The Concept of Vertical Cities

The worldwide trends are gravitating towards cities full of
opportunities and robust potentials. As a result of this unusually increased
focus on the cities, urban sprawling is on the rise. The immense pressure
on cities to fulfill the accommodation needs of an expanding population is
increasing. There is a limit to horizontal growth of the cities; Vertical
growth is the only option left, then. To cater to the residential needs of
expanding population, the only solution is for vertical development of

What is a Vertical City?

A series of interlinking vertically proceeding building
floors that offer environmentally friendly and self-sustaining spaces for
occupants. Vertical buildings are a mark of luxury and a step towards
energy-efficient cities. A mechanism to preserve horizontal spaces for nature,
recreation, and food production.

Engineering Marvel: The Burj Khalifa

Without a doubt, one of the most impressive feats of
construction in history is the recently constructed Burj Khalifa in Downtown
Dubai, United Arab Emirates. The government of Dubai wanted to reduce the
reliance on the oil trade by creating a spectacle for increased tourism revenue,
create a staple of Dubai that will gain and attract major awareness, and bring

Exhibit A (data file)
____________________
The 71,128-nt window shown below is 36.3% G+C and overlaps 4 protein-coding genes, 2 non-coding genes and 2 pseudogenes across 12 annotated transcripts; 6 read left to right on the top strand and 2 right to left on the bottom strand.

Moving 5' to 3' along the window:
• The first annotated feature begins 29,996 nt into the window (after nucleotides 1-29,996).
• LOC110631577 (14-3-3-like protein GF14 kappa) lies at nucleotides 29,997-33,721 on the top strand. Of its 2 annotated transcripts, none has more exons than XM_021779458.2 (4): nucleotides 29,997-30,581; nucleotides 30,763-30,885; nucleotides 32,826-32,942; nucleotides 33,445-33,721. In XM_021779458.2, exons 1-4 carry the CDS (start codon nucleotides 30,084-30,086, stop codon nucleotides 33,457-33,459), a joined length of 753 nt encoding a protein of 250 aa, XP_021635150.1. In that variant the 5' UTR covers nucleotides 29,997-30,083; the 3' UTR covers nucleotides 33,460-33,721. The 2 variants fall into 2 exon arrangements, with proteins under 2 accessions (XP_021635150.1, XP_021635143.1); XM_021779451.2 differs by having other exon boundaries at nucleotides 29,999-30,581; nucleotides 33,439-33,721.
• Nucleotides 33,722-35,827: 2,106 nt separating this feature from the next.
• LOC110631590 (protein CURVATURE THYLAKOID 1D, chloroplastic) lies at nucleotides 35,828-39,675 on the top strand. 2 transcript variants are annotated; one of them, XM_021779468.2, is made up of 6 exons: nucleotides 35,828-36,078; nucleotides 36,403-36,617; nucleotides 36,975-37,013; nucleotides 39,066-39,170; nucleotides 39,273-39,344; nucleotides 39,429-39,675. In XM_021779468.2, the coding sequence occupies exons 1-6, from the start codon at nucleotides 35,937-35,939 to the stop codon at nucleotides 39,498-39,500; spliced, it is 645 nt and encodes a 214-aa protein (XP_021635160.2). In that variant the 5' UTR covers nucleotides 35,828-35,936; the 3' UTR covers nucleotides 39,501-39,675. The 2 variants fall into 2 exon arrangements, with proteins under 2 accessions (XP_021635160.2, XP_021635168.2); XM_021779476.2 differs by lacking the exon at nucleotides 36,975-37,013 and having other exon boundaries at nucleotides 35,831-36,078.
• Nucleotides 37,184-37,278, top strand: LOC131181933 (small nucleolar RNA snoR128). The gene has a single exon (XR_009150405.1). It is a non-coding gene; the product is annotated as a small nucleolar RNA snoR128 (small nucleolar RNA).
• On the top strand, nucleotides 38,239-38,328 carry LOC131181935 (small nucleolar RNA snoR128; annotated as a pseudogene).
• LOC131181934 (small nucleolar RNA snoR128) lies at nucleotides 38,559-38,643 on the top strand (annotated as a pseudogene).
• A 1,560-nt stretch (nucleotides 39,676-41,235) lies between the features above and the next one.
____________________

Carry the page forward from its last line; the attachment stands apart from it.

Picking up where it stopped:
the title of ‘tallest building in the world’ back to the United Arab Emirates.
The building is used for offices, residential areas, hotels, restaurants,
observation decks, and communication. Fun fact: The Burj Khalifa was inspired
by the Empire State Building when the ruler of Dubai visited New York City in
the 1960s.

Designed by Adrian Smith, a world-renowned architect from
Chicago, the foundational design of the Burj Khalifa began in 2004. The
building was designed with a shamrock-shaped base for maximum support as well
as ultimate viewing potential from the inside. Samsung Construction was
contracted for the job and after the foundational construction was done, the
building started to rise in 2005. The building grew at an exceptional rate of
30 floors in less than a year and was picking up even more speed. In September
2007, while still growing quickly, the new skyscraper surpassed the CN Tower,
taking the title of the largest free-standing structure in the world. By late
2009, the Burj Khalif was complete and stands a mind-blowing 2,719 feet tall,
costing a total of $1.5 billion. The height of the building, the design, and
the speed at which it was constructed easily earn it a spot on our list of the
most incredible feats of construction in history.

Engr. Shoaib Rauf

Project Manager

Aventus Properties



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